The NBA is filled with stars who can amaze fans with raw athleticism, above-the-rim highlights, and incredible stat lines. The players that tend to get the most attention are those who have a flashy game or outgoing (or controversial) personality. Tim Duncan does not really have any of those things, yet he has been one of the more successful players in the history of professional basketball. With Duncan’s time in the NBA likely reaching in its twilight stage, now is a decent time to put his career in review.
Since Duncan entered the league in 1997, numerous players have come in and dazzled the fans and media, yet Duncan has continued to do things, mostly out of the media spotlight. Consistency has been one of the major things to define Duncan’s career. His current career average is 19.9 points per game, which in itself is not exactly going to blow people away. Yet this number has mainly decreased simply because of the length of time that he has been in the league. As one would expect, he was more of a scorer earlier in his career.
From a statistical standpoint, one of Duncan’s greatest strengths has been the ability to affect multiple areas of the game. He has been able to score, rebound, block shots, and even pass well for a big man. This was perhaps best illustrated in the 2003 NBA Finals, when Duncan averaged about 24 points, 17 rebounds, five assists, and five blocks for the series. In fact, in the deciding sixth game, he nearly came up with a quadruple-double.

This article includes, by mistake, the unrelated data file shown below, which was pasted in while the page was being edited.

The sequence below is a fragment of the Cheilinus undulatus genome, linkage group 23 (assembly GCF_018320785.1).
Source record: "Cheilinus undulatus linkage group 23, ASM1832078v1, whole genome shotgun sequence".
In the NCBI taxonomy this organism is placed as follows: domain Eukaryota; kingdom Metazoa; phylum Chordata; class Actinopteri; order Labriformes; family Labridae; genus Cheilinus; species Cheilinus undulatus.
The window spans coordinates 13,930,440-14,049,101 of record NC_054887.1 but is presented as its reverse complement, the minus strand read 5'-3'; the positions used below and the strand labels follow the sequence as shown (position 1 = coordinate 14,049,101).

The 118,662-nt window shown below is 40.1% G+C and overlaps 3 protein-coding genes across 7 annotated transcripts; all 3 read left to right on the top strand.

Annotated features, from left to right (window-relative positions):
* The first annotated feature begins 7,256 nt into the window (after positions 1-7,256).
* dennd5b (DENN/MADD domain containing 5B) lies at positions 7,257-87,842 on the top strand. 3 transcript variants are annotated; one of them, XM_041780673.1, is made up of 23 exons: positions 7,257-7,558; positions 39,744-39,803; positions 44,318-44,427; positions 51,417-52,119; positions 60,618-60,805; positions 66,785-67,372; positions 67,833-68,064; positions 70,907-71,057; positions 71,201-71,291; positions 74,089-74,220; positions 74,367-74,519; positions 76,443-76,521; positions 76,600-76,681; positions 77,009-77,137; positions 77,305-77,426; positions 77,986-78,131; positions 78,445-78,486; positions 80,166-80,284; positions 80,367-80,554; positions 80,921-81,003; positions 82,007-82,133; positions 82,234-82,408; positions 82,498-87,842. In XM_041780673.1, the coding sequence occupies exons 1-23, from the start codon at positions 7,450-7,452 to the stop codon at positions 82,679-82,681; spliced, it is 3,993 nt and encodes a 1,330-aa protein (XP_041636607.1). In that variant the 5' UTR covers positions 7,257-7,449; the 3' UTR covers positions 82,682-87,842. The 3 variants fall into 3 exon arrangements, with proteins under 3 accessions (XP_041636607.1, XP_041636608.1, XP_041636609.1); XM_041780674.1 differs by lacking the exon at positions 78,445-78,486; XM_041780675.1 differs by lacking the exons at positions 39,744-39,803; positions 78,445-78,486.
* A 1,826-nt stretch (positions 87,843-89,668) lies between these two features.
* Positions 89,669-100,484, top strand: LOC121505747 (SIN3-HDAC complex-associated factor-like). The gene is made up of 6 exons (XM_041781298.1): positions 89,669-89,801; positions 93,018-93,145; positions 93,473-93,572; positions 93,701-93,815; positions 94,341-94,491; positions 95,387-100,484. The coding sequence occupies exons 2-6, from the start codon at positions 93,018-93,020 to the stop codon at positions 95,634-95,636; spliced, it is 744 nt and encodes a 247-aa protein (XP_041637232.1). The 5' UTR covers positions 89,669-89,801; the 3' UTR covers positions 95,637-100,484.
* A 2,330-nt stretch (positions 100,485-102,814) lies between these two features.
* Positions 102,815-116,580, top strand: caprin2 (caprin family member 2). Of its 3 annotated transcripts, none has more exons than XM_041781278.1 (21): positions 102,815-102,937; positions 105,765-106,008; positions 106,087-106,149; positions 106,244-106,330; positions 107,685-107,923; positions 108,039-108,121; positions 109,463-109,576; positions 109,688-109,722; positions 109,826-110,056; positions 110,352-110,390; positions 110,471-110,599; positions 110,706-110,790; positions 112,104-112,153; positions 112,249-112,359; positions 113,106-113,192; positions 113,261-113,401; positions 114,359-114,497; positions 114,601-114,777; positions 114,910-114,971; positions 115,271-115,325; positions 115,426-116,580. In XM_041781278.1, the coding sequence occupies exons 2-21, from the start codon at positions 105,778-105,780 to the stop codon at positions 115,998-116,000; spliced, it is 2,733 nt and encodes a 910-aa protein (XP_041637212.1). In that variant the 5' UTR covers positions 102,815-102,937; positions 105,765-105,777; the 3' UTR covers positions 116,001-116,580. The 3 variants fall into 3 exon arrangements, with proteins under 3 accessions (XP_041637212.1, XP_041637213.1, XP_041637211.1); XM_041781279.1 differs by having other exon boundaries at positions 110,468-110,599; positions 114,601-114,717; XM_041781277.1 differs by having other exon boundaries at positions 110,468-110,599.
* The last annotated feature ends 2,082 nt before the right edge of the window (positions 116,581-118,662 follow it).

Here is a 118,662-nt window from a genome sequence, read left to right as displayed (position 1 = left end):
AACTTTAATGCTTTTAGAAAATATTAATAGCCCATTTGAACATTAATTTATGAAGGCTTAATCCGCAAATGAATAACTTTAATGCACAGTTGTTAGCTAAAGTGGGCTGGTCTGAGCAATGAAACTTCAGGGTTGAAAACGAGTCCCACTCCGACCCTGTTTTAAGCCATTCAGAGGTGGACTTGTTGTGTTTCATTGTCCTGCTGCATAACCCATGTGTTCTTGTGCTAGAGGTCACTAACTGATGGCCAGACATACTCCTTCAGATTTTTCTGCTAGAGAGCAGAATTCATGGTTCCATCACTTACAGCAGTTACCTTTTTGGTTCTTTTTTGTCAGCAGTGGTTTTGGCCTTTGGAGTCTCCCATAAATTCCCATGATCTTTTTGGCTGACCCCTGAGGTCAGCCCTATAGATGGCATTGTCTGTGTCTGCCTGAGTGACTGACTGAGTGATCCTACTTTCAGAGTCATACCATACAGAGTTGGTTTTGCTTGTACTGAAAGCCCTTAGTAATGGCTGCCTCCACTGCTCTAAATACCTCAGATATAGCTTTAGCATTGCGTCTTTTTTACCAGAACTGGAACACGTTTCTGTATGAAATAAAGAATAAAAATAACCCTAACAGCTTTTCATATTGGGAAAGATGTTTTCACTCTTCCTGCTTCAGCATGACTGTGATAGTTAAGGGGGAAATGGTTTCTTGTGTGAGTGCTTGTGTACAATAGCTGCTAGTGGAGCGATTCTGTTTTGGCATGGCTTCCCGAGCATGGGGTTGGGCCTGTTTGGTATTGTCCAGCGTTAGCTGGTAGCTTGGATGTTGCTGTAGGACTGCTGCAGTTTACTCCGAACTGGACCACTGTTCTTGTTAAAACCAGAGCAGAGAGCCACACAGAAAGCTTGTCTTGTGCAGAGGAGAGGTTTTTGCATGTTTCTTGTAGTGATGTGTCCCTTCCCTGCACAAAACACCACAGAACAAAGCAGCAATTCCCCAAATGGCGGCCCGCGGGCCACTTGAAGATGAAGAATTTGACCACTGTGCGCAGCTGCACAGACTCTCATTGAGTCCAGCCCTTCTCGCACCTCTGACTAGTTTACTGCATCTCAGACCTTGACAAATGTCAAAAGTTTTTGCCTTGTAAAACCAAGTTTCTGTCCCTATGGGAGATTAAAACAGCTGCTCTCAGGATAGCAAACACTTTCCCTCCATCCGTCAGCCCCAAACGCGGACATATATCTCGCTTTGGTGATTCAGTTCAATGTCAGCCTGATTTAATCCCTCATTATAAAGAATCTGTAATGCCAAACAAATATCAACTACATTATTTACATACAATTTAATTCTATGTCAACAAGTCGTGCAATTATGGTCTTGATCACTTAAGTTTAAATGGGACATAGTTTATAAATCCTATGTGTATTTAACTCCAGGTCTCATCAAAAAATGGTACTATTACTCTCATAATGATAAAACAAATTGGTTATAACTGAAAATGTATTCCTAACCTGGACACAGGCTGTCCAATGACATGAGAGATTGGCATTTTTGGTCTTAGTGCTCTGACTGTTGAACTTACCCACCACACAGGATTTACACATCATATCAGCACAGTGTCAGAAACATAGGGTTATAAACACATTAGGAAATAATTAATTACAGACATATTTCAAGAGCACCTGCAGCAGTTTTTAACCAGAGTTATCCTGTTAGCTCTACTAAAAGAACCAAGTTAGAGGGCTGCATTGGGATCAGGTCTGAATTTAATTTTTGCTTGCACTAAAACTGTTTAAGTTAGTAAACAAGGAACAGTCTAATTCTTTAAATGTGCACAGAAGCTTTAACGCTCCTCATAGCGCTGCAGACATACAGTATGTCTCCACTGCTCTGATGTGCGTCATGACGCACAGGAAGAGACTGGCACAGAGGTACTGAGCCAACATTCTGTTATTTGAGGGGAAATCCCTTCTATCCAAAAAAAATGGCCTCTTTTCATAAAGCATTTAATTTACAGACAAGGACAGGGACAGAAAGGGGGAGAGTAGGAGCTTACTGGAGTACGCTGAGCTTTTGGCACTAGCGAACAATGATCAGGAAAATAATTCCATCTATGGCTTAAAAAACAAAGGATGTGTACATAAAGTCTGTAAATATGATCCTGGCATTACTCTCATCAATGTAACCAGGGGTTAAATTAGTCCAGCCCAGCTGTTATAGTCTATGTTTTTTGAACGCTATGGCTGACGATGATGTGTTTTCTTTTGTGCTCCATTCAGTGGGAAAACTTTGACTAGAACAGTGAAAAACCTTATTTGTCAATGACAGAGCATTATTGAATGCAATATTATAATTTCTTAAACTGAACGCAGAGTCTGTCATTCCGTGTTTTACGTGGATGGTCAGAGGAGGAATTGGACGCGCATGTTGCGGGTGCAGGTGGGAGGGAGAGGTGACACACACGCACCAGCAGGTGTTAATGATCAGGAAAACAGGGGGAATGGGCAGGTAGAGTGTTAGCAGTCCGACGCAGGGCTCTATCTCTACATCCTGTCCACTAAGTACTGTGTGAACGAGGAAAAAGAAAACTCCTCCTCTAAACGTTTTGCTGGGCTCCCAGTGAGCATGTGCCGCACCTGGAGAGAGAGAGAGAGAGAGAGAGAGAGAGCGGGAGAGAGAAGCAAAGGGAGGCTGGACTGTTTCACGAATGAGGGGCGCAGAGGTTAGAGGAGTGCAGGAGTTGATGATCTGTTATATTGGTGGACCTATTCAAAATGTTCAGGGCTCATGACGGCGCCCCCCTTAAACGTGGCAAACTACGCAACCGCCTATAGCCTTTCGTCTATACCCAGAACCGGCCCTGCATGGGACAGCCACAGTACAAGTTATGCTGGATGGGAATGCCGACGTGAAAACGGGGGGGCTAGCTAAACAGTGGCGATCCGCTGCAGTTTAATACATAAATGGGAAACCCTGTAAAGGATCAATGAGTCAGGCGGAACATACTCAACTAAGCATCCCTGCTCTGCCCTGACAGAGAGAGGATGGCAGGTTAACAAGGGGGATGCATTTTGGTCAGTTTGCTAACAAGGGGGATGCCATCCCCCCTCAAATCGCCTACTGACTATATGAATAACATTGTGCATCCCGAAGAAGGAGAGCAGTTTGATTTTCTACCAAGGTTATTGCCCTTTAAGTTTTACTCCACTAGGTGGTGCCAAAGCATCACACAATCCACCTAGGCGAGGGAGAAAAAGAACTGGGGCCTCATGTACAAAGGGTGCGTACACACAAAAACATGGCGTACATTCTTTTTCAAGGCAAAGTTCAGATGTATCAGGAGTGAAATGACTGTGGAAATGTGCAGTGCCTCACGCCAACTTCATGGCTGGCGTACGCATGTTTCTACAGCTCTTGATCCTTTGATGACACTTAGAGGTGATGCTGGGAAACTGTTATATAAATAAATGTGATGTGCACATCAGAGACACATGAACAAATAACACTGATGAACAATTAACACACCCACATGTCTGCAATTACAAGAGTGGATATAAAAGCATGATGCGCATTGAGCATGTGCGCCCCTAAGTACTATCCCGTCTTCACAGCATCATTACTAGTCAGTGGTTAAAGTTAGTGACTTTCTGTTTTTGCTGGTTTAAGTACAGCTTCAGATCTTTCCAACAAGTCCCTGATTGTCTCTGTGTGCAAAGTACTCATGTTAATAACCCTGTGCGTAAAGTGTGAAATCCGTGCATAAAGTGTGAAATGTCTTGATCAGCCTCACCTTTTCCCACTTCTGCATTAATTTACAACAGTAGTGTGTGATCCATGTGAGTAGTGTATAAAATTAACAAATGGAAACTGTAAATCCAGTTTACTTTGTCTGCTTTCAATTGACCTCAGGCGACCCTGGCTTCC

Duncan’s per game averages for this season are decent, but not spectacular. He is scoring well under 20 points per game. However, if one looks at his points per 36 minutes, Duncan’s averages have been remarkably consistent throughout his career. Certainly, Duncan is not as quick and mobile as he once was, but any lessening of effectiveness seems to have more to do with decreased playing time than and actual decrease in ability. Duncan is simply not able play for as many minutes each season than he once was. Duncan has averaged less than 30 minutes per game in three of the last four seasons.
A review of Duncan’s career shows how he has adapted his game over the course of his time in the NBA and has gradually adjusted to a different role. In the early days, Duncan was the person that the Spurs ran their offense through. As Duncan started getting older, and players like Tony Parker and Manu Ginobili came on to the scene, Duncan started sharing the load. The past few seasons, the Spurs’ offense has mostly been run through Tony Parker. Duncan has taken on a secondary role and become more of a jump shooter.
Of course, the thing that really sets Duncan apart from many players is championships. Duncan’s Spurs have won the NBA championship four times and been a strong contender several other seasons. In addition, Duncan has three Finals Most Valuable Player awards to his credit.
When people review Tim Duncan’s NBA career, he will likely go down as one of the best players to play the game. Duncan has never had amazing athleticism, but his consistency and results speak for themselves.
Commentary by Zach Kirkman